Discovered: Winged dinosaurs arrived earlier than thought; too much trust in chemotherapy; don't let your toddlers drink eyedrops; a study that studies studies which boast "very large effects."
Winged dinosaurs date back farther than previously thought. Birds' ancestors go back further than scientists previously thought, according to fossils recently reexamined in Canada. That's a strange place to find flying dinosaur bones, considering that most fossils of microraptors, maniraptors, and other winged dinos are found in present-day China. A team of geoscientists, led by the University of Calgary's Darla Zelenitsky, took a new look at three Ornithomimus edmontonicus kept at the Royal Tyrrell Museum of Paleontology in Drumheller, Canada. Using a tool called an air scribe, Zelenitsky found traces of feather filaments and evidence of pennibrachium forelimbs that could have been used as wings. "Our specimens are currently the most primitive dinosaur to show winglike structures," Zelenitsky boasts. Theories about why dinosaurs evolved these wings range from the possibility that they attracted potential mates to the notion that they may have been used to shield hatching babies from the elements. [ScienceNow]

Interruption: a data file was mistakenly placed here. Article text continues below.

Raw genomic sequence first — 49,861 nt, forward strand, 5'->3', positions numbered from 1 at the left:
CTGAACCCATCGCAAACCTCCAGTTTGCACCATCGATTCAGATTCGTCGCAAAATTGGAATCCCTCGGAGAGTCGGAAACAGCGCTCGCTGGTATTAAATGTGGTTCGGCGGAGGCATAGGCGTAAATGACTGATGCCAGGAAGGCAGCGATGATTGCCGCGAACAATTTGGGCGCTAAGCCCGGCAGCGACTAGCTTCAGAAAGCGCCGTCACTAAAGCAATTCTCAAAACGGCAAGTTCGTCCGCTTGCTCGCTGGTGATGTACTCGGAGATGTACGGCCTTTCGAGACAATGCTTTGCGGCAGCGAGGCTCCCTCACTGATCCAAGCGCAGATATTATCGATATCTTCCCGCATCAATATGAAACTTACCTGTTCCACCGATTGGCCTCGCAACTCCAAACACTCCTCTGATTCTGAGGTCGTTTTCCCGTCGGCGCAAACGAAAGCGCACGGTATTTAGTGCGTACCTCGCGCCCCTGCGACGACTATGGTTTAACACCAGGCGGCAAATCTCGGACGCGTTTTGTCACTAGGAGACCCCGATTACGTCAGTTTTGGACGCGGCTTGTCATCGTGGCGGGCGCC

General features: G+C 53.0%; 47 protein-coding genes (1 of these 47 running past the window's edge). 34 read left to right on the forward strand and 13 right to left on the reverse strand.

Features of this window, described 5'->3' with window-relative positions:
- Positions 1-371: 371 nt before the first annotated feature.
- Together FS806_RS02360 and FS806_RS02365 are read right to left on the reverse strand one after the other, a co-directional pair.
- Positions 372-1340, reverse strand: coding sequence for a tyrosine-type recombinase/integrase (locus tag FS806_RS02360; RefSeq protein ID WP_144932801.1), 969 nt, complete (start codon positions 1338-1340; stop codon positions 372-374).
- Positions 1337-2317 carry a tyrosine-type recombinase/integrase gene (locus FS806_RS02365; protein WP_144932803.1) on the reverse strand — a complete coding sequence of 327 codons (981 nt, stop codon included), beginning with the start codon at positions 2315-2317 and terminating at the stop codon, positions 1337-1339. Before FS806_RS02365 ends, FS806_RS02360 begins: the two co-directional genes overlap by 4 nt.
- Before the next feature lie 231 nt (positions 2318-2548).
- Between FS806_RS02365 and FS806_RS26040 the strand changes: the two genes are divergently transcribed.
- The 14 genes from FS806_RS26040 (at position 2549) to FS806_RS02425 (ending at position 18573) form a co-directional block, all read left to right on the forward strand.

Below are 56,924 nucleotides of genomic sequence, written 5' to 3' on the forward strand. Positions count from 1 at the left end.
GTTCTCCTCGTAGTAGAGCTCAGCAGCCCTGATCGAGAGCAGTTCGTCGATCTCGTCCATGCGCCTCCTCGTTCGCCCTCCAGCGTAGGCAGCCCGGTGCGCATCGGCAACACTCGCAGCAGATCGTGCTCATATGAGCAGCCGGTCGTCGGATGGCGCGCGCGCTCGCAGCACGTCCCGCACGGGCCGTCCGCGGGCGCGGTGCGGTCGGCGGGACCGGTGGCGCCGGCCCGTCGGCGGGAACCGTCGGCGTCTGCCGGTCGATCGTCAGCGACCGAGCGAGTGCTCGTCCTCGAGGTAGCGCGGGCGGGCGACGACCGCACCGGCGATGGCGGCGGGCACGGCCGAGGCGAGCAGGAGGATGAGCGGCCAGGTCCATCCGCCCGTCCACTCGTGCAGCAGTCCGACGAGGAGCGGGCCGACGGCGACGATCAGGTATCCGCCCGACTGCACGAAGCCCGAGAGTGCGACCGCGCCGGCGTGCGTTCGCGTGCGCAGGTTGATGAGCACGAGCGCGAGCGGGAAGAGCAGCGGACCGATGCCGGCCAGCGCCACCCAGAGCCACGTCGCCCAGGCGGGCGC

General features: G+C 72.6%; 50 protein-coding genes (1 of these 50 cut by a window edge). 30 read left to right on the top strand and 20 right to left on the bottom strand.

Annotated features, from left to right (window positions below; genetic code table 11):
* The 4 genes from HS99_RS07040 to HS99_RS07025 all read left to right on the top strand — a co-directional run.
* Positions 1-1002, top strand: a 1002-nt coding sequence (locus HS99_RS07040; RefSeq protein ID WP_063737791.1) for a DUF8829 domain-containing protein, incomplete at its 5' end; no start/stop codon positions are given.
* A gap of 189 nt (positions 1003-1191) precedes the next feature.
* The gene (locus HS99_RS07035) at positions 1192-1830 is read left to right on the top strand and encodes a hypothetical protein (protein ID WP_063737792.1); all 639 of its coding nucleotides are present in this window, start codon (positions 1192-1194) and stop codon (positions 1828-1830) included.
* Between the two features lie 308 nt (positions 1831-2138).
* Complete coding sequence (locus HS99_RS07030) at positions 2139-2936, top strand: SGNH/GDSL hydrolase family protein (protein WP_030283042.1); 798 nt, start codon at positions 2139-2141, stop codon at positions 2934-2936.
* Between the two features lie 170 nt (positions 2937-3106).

Many cancer patients place too much faith in chemo. Chemotherapy can stall the growth of cancer, and in the best possible scenario can even make malignant tumors go into remission. But it is definitely not a guaranteed cure. Which is why this survey conducted by Dana-Farber Cancer Institute researchers is so heartbreaking. Sixty-nine percent of patients with advanced lung cancer and 81 percent of patients with advanced colorectal cancer believed that chemotherapy could potentially cure their disease. Over 1,200 patients were surveyed at clinics, hospitals and treatment centers around the country. "If patients do not know whether a treatment offers a realistic possibility of cure, their ability to make informed treatment decisions that are consistent with their preferences may be compromised," says lead author Dr. Jane Weeks. "This misunderstanding may pose obstacles to optimal end-of-life planning." [Dana-Farber Cancer Institute]